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The tumbling cost of batteries is set to drive a boom in the installation of energy storage systems around the world in the years from now to 2040, according to the latest annual forecast from research company BloombergNEF (BNEF). The global energy storage market (excluding pumped hydro) will grow to a cumulative 942 GW/2,857 GWh by 2040, attracting $1.2 trillion in investment over the next 22 years. Cheap batteries mean that wind and solar will increasingly be able to run when the wind isn’t blowing and the sun isn’t shining.

BNEF’s latest Long-Term Energy Storage Outlook sees the capital cost of a utility-scale lithium-ion battery storage system sliding another 52% between 2018 and 2030, on top of the steep declines seen earlier this decade. This will transform the economic case for batteries in both the vehicle and the electricity sector.

BENF has become much more bullish about storage deployments since their last forecast a year ago. This is partly due to faster-than-expected falls in storage system costs, and partly to a greater focus on two emerging applications for the technology – electric vehicle charging, and energy access in remote regions.”

BNEF sees energy storage growing to a point where it is equivalent to 7% of the total installed power capacity globally in 2040. The majority of storage capacity will be utility-scale until the mid-2030s, when behind the meter applications overtake.

Behind-the-meter, or BTM, installations will be sited at business and industrial premises, and at millions of residential properties. For their owners, they will perform a variety of tasks, including shifting grid demand in order to reduce electricity costs, storing excess rooftop solar output, improving power quality and reliability, and earning fees for helping to smooth voltage on the grid.

China, the U.S., India, Japan, Germany, France, Australia, South Korea and the U.K will be the leading countries. These nine markets will represent two thirds of the installed capacity by 2040. In the near-term, South Korea will dominate the market, the U.S. will take over in the early 2020s, but will be overtaken by China in the 2020s. China will then lead throughout to 2040.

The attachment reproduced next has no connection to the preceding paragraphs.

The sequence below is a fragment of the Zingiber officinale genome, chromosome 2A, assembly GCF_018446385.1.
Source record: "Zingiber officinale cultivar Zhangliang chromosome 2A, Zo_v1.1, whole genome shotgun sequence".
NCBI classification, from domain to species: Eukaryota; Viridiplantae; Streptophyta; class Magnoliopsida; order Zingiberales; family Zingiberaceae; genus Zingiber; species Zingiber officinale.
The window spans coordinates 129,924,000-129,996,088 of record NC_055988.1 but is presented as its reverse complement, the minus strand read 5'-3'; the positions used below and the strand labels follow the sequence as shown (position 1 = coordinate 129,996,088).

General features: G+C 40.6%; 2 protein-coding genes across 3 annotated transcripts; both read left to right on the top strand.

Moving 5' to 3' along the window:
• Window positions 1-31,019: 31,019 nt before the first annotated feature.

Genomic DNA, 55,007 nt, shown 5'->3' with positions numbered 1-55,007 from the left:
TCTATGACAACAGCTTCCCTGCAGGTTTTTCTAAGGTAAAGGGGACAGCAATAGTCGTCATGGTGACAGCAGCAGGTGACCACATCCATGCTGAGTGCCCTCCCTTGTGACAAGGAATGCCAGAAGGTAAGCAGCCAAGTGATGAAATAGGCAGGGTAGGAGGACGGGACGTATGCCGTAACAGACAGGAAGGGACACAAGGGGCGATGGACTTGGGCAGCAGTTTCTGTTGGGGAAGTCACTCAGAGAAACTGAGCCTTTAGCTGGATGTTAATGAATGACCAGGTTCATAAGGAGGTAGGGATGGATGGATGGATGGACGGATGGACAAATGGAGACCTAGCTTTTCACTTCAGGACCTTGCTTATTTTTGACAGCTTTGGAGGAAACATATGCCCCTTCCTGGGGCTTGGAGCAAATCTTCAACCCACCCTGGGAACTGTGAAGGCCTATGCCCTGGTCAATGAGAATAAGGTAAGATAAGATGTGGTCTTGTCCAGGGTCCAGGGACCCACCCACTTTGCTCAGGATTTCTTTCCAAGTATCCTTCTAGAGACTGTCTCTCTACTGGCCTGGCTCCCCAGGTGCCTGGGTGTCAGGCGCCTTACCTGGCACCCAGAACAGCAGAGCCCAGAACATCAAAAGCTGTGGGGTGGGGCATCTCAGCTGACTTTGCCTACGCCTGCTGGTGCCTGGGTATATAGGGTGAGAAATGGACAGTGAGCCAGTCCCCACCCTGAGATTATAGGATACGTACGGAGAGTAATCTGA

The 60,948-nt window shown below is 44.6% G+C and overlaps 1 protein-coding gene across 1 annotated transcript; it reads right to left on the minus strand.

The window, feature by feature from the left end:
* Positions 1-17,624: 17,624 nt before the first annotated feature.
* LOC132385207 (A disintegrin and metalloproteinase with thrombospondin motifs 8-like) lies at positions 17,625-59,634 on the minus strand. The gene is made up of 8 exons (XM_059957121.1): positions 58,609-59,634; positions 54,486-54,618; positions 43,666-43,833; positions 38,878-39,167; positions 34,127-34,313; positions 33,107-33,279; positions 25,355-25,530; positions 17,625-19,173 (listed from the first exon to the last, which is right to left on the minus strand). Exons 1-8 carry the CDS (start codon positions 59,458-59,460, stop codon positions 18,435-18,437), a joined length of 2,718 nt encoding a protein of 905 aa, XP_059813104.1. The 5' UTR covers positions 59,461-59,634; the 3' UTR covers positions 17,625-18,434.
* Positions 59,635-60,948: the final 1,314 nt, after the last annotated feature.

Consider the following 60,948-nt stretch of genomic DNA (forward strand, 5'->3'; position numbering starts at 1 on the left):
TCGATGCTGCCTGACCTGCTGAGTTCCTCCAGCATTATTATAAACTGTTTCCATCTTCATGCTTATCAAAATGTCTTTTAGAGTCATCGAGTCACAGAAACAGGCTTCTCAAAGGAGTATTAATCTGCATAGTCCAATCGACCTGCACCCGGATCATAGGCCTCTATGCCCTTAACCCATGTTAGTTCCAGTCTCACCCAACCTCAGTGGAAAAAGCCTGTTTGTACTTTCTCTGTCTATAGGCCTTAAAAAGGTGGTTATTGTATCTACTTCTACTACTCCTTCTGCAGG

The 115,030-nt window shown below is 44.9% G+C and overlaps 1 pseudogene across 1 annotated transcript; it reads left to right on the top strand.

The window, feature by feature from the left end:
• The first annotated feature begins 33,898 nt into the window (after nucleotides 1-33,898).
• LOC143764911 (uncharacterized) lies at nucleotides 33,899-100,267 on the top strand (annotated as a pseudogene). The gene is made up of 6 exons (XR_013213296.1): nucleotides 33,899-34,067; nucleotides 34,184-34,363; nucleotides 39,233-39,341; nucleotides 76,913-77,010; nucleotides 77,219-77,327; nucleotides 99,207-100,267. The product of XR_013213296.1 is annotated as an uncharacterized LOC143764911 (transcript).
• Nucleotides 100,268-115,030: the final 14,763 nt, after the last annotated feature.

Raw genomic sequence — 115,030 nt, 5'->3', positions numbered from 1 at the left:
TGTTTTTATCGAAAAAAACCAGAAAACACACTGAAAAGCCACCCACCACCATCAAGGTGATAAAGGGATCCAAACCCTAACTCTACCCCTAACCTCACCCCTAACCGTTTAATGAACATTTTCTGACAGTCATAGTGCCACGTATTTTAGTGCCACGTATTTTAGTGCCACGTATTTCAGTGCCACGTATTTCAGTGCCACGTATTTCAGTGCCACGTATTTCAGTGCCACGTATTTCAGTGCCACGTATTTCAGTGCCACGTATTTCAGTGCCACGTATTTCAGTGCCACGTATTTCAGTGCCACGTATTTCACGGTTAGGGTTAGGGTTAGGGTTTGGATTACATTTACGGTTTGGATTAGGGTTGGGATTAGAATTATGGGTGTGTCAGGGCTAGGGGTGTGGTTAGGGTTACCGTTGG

Especially developing countries in Africa will also see rapid growth in battery storage. Utilities are likely to “recognize increasingly that isolated assets combining solar, diesel and batteries are cheaper in far flung sites than either an extension of the main grid or a fossil-only generator,” the report says.

BNEF analysis estimates energy storage build across multiple applications to meet variable supply and demand and to operate the grid more efficiently, while taking into account customer-sited economics for using storage as well as system-level needs. Aggregating BTM energy storage could be a viable alternative to utility-scale for many applications but it will take years before regulatory frameworks in some countries fully allow this.

There is significant opportunity for energy storage to provide flexibility – to help balance variable supply and demand – and systems will undoubtedly be used in complex ways. Energy storage will become a practical alternative to new-build generation or network reinforcement.

Despite the rapid growth from today’s levels, demand for batteries for stationary storage will make up only 7% of total battery demand in 2040. It will be dwarfed by the electrical vehicle market, which will more materially impact the supply-demand balance and prices for metals such as lithium and cobalt.

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Es la batería de ión-litio más grande utilizada en una aplicación industrial en Australia hasta la fecha

Kokam Co., Ltd, provider of innovative battery solutions, has announced that it has successfully deployed for Alinta Energy, a leading Australian utility, a 30 MW/11.4 MWh Energy Storage System (ESS), the largest lithium ion battery deployed for industrial application in Australia. The ESS features Kokam’s high power Lithium Nickel Manganese Cobalt (NMC) Oxide battery technology, and is being used to improve the performance of an islanded high voltage network, which supplies power to major iron ore producers in the Pilbara region of Western Australia.